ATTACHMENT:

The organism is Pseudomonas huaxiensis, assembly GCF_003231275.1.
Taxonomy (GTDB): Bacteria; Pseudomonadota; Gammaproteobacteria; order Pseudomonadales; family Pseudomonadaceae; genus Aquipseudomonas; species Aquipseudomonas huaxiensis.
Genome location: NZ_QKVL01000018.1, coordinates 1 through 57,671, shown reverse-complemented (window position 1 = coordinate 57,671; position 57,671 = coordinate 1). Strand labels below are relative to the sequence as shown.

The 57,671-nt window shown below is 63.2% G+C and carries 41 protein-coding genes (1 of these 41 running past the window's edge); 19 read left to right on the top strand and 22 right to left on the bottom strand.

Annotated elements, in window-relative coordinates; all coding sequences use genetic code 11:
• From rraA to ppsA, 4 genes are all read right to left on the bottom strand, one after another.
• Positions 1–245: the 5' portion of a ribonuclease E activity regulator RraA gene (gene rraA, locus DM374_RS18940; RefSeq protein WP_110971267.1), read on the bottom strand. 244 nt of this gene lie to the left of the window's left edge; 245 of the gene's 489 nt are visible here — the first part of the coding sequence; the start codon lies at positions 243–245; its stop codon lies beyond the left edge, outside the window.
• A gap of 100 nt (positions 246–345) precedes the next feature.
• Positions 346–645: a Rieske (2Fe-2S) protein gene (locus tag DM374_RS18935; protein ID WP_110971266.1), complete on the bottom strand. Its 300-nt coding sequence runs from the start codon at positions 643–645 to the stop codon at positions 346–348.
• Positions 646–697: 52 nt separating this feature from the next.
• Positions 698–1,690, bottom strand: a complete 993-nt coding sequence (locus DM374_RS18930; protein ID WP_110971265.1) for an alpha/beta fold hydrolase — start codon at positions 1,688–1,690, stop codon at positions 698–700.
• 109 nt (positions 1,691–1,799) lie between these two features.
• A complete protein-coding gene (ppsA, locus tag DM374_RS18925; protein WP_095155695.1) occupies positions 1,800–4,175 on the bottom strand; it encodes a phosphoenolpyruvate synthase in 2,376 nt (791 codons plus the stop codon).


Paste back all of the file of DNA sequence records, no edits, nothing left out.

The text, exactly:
The organism is Pseudomonas huaxiensis, assembly GCF_003231275.1.
Taxonomy (GTDB): Bacteria; Pseudomonadota; Gammaproteobacteria; order Pseudomonadales; family Pseudomonadaceae; genus Aquipseudomonas; species Aquipseudomonas huaxiensis.
Genome location: NZ_QKVL01000018.1, coordinates 1 through 57,671, shown reverse-complemented (window position 1 = coordinate 57,671; position 57,671 = coordinate 1). Strand labels below are relative to the sequence as shown.

The 57,671-nt window shown below is 63.2% G+C and carries 41 protein-coding genes (1 of these 41 running past the window's edge); 19 read left to right on the top strand and 22 right to left on the bottom strand.

Annotated elements, in window-relative coordinates; all coding sequences use genetic code 11:
• From rraA to ppsA, 4 genes are all read right to left on the bottom strand, one after another.
• Positions 1–245: the 5' portion of a ribonuclease E activity regulator RraA gene (gene rraA, locus DM374_RS18940; RefSeq protein WP_110971267.1), read on the bottom strand. 244 nt of this gene lie to the left of the window's left edge; 245 of the gene's 489 nt are visible here — the first part of the coding sequence; the start codon lies at positions 243–245; its stop codon lies beyond the left edge, outside the window.
• A gap of 100 nt (positions 246–345) precedes the next feature.
• Positions 346–645: a Rieske (2Fe-2S) protein gene (locus tag DM374_RS18935; protein ID WP_110971266.1), complete on the bottom strand. Its 300-nt coding sequence runs from the start codon at positions 643–645 to the stop codon at positions 346–348.
• Positions 646–697: 52 nt separating this feature from the next.
• Positions 698–1,690, bottom strand: a complete 993-nt coding sequence (locus DM374_RS18930; protein ID WP_110971265.1) for an alpha/beta fold hydrolase — start codon at positions 1,688–1,690, stop codon at positions 698–700.
• 109 nt (positions 1,691–1,799) lie between these two features.
• A complete protein-coding gene (ppsA, locus tag DM374_RS18925; protein WP_095155695.1) occupies positions 1,800–4,175 on the bottom strand; it encodes a phosphoenolpyruvate synthase in 2,376 nt (791 codons plus the stop codon).